British pubs and restaurants group Mitchells & Butlers has suffered a revolt by shareholders unhappy with the lack of independent directors on its board and the overbearing influence of its biggest shareholder, Joe Lewis.

At its annual shareholder meeting on Thursday, 14.3 percent of investors voted against the re-election of M&B's only two non-executive directors, Ron Robson and Doug McMahon, who both represent Lewis's investment vehicle, Piedmont.

Around one in five shareholders either opposed the resolutions or withheld their votes, ramping up the pressure on the owner of All Bar One and Harvester to beef up its board with independent non-executives.

The Association of British Insurers (ABI), which represents about 20 percent of M&B's shareholders, had issued a 'red top' alert on the company, its strongest possible warning about governance concerns, singling it out as the only FTSE-350 firm which currently has no independent non-executive directors.

British corporate governance watchdog PIRC, which advises institutional investors, had urged its members to vote against the re-election of both Robson and McMahon.

In an interview with Reuters following the vote, Executive Chairman Bob Ivell vowed to address shareholder concerns.

I'm getting on and sorting it out. Clearly, I recognise the need to have independent directors, what I don't want is people that don't add value to the business. Finding the right people is important to me and that's what I'm looking at, he said.

Industry veteran Ivell, a former managing director of Scottish & Newcastle's managed pub division and a senior independent director of Britvic , was appointed executive chairman last October with the task of bringing stability to the board.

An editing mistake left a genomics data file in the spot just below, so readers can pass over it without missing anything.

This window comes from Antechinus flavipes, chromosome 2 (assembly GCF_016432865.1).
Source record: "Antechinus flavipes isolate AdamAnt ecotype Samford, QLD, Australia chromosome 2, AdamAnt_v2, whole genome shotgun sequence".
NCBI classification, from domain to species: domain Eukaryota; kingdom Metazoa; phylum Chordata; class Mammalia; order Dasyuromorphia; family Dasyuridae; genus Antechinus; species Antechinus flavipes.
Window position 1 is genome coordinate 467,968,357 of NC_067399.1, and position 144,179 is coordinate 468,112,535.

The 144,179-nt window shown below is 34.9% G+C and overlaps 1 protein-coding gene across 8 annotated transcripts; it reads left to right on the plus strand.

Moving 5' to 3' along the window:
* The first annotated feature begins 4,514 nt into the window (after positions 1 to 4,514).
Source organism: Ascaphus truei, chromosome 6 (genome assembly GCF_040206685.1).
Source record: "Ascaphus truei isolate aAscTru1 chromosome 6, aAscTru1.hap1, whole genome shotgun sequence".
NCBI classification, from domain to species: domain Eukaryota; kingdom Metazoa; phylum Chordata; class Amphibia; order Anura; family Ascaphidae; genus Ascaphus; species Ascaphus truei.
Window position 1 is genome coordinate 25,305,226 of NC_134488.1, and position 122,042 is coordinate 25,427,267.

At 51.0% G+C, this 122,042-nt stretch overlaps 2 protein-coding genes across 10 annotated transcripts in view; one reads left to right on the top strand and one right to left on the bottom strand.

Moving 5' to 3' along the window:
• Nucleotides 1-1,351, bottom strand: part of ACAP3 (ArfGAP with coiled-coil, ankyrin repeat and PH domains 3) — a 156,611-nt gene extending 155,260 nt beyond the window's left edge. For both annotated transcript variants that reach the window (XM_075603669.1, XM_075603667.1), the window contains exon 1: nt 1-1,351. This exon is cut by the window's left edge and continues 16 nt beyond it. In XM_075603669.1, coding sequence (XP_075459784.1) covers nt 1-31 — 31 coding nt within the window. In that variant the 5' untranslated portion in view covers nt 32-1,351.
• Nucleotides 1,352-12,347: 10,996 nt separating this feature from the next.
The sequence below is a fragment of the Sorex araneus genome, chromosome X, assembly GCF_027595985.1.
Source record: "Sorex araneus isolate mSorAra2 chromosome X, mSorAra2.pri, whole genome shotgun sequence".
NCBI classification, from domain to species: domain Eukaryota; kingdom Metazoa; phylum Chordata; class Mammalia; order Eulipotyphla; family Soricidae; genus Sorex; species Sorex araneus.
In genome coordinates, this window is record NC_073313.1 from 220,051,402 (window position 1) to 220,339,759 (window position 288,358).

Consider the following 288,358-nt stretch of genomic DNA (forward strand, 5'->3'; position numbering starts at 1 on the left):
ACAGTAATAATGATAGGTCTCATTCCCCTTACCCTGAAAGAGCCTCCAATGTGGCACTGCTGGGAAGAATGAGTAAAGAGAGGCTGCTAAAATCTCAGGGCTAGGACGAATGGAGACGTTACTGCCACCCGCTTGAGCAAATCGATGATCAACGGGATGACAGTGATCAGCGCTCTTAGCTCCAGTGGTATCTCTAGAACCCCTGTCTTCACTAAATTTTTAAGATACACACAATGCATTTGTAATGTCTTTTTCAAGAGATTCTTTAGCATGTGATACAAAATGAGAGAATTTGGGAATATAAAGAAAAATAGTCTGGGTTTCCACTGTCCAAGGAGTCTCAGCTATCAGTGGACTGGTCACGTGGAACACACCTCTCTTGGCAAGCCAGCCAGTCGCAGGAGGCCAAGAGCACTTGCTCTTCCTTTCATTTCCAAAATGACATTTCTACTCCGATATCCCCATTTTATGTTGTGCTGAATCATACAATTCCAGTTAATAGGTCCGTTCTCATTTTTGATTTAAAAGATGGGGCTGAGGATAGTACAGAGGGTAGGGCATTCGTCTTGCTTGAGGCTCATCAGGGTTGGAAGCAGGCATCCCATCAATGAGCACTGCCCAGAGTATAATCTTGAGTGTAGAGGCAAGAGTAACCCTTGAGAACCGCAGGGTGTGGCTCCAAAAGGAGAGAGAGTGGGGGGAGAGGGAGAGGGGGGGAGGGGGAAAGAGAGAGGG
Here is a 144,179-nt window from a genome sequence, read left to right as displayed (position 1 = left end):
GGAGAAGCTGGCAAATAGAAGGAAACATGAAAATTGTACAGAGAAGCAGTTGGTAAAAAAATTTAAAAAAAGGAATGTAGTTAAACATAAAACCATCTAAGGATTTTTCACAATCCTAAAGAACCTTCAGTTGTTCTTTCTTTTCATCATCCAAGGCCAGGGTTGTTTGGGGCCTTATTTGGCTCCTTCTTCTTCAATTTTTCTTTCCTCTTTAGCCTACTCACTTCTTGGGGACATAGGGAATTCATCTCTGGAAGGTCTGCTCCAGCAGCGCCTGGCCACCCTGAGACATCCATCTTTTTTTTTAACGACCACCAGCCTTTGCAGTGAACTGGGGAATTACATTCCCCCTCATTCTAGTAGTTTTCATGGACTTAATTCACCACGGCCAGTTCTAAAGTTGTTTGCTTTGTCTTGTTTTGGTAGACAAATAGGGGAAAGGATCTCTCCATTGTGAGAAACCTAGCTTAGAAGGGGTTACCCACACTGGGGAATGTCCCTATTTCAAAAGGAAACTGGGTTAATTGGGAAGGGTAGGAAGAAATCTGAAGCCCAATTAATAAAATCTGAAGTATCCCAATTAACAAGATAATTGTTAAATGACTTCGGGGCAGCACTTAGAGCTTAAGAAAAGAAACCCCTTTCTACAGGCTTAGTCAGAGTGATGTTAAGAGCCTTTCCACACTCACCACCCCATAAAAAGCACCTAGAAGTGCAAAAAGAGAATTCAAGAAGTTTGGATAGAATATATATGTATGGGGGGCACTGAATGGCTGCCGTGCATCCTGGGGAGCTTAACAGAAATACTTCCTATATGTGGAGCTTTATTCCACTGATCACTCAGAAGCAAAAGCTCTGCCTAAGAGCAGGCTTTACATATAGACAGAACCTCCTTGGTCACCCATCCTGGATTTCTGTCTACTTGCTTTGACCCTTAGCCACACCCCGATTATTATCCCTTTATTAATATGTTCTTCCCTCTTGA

M&B has suffered from unprecedented boardroom upheaval since Lewis acquired his stake from property entrepreneur Robert Tchenguiz in November 2008. Six chairmen have come and gone in the past three years amid accusations Lewis, who holds a stake of over 25 percent, wields too much influence.

The company, which has around 1,600 pubs and restaurants and whose other chains include Toby Carvery and Browns, has been without a chief executive since previous incumbent Adam Fowle left his post last March.

Ivell, who is leading the search for a new CEO, was upbeat about his progress.

We're well on track, I would say ahead. We've got a shortlist. I took over as executive chairman in October, we're in January. It's not a lot of time to recruit. I started the process all over again and refocused it.

Last year M&B, which has net debt of about 1.9 billion pounds, was the subject of two rejected bid approaches from septuagenarian Lewis, who made his fortune through currency trading.

Lewis, who also owns Premier League soccer club Tottenham Hotspur, aborted a 940 million pounds takeover offer in October and, under takeover rules, is prohibited from making another approach until April.

Ivell declined to comment on the likelihood of a new bid but said he had held positive discussions with the billionaire.

Lewis's investment vehicle, Piedmont opposed the company's proposal on Thursday to be allowed to buy back up to 10 percent of its shares. A source familiar with the situation said it wanted M&B to preserve cash.

M&B reported better-than-expected Christmas trading with sales at restaurants and pubs open more than a year rising 4.4 percent in the 17 weeks to January 21.

That compared with analyst expectations for growth of 2-3.5 percent, according to a Reuters poll, and reflected milder weather over the Christmas and New Year period compared with the previous year as well as strong demand for casual dining.

M&B said trading in January had been more subdued but consistent with the underlying like-for-like sales trend first noted in July last year of around 1 percent growth.

Shares in M&B were up 2.4 percent to 264.7 pence at 1608 GMT, valuing the business at around 1.1 billion pounds.

(Reporting by Matt Scuffham and James Davey; editing by Neil Maidment)